These struggles date from his childhood, from the conflicted relationship of his conventional father and rebellious mother, and her enlisting him, at a shockingly young age, into the marital war by confiding in him about her affairs and abortions. His obsessive idea that the foetuses of his aborted siblings might have been buried in the family garden underlies one of his earliest poems, Picking Mushrooms, and one of his last, Spiritualism Garden, both of which can be read in the Collected Poems published by Cape alongside A Lucid Dreamer.
Later in life Redgrove was given invaluable support as a poet by Philip Hobsbaum, whom he met at Cambridge, and who founded the group that he attended along with Porter, Brownjohn, Martin Bell, George MacBeth, Edward Lucie-Smith and others in the fifties and sixties. He was helped to address his psychosexual obsessions by the unorthodox Jungian analyst John Layard, to whom he dedicated The Idea of Entropy at Maenporth Beach, and above all, in the second half of his life, he formed a fulfilling personal and creative partnership with Penelope Shuttle.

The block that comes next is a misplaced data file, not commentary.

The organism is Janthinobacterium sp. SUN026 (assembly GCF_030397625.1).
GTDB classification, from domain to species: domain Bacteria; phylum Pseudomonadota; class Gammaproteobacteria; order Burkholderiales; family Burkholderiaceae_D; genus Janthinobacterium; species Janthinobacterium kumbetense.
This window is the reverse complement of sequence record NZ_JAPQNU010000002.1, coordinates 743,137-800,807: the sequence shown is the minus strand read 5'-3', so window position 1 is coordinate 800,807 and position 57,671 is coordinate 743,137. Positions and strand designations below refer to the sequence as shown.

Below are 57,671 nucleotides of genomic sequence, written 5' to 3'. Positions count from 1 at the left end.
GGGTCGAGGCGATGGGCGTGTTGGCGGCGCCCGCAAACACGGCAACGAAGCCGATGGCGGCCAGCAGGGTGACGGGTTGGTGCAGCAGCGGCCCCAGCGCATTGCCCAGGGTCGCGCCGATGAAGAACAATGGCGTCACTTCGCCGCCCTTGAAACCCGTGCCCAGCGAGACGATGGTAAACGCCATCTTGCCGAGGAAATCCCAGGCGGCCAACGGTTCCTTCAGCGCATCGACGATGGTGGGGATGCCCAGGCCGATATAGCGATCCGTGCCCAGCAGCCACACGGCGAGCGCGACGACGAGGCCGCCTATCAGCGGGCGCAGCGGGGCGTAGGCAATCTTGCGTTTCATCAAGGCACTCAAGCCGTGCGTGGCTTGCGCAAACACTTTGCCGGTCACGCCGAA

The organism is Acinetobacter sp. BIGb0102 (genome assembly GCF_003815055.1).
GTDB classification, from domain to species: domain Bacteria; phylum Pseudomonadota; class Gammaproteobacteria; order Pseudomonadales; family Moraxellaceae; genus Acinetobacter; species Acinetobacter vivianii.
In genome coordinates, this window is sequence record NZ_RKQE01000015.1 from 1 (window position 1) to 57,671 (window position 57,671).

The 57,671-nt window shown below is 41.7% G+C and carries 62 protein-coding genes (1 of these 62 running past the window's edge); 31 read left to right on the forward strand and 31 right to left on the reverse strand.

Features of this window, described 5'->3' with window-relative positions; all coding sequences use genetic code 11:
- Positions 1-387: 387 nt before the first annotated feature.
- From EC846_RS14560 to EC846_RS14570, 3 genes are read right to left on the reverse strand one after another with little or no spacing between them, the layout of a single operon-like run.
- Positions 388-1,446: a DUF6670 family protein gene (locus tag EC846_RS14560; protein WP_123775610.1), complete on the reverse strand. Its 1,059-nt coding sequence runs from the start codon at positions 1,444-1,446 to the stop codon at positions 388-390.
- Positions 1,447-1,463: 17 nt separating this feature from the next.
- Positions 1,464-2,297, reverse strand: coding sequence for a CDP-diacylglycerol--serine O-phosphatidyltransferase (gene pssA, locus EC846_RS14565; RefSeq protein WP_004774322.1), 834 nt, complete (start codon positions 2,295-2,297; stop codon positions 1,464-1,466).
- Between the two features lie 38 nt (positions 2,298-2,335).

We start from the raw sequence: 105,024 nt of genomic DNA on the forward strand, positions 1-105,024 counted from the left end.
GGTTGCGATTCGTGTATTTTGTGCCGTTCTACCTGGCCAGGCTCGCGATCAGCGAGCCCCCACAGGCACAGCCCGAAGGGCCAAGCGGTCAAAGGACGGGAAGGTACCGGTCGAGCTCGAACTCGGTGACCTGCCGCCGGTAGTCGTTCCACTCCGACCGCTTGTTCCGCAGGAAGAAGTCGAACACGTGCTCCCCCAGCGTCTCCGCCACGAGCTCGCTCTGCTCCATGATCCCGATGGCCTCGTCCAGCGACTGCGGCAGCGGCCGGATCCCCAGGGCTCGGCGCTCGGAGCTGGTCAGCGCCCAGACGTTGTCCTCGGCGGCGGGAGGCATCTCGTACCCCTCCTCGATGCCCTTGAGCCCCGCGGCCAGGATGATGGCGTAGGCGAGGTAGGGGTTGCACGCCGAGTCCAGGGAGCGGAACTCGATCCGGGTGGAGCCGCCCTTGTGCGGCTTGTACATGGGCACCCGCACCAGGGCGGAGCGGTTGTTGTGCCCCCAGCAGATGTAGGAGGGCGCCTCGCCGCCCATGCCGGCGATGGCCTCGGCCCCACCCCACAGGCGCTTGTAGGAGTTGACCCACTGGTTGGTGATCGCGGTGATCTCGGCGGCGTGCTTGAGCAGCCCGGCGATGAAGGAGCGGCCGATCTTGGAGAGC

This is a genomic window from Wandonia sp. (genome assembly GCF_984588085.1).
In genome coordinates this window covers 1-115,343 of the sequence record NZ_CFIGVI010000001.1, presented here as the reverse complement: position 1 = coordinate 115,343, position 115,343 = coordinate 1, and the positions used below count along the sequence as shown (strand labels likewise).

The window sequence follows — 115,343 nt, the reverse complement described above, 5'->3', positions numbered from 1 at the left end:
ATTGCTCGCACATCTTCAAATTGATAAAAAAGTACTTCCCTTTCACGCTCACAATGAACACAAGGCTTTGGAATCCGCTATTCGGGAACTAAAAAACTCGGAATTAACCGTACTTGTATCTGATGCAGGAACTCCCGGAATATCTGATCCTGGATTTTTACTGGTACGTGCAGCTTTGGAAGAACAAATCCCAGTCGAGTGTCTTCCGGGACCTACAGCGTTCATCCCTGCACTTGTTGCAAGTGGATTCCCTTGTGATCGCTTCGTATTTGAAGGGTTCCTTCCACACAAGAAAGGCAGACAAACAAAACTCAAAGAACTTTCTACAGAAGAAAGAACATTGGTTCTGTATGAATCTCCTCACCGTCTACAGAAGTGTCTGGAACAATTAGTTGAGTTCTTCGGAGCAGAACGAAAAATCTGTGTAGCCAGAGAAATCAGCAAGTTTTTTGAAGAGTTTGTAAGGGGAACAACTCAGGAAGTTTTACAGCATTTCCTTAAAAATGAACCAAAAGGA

As my comments on The Idea of Entropy and Lazarus and the Sea show, the point of literary biography isn’t to help with the interpretation of poems: these, if they are any good, work without knowledge of the poet’s life. But I hope my book does illuminate the poetic process, what it takes – and costs – to be a poet, and how often painful and destructive experiences can be transformed by a poet of Peter Redgrove’s calibre.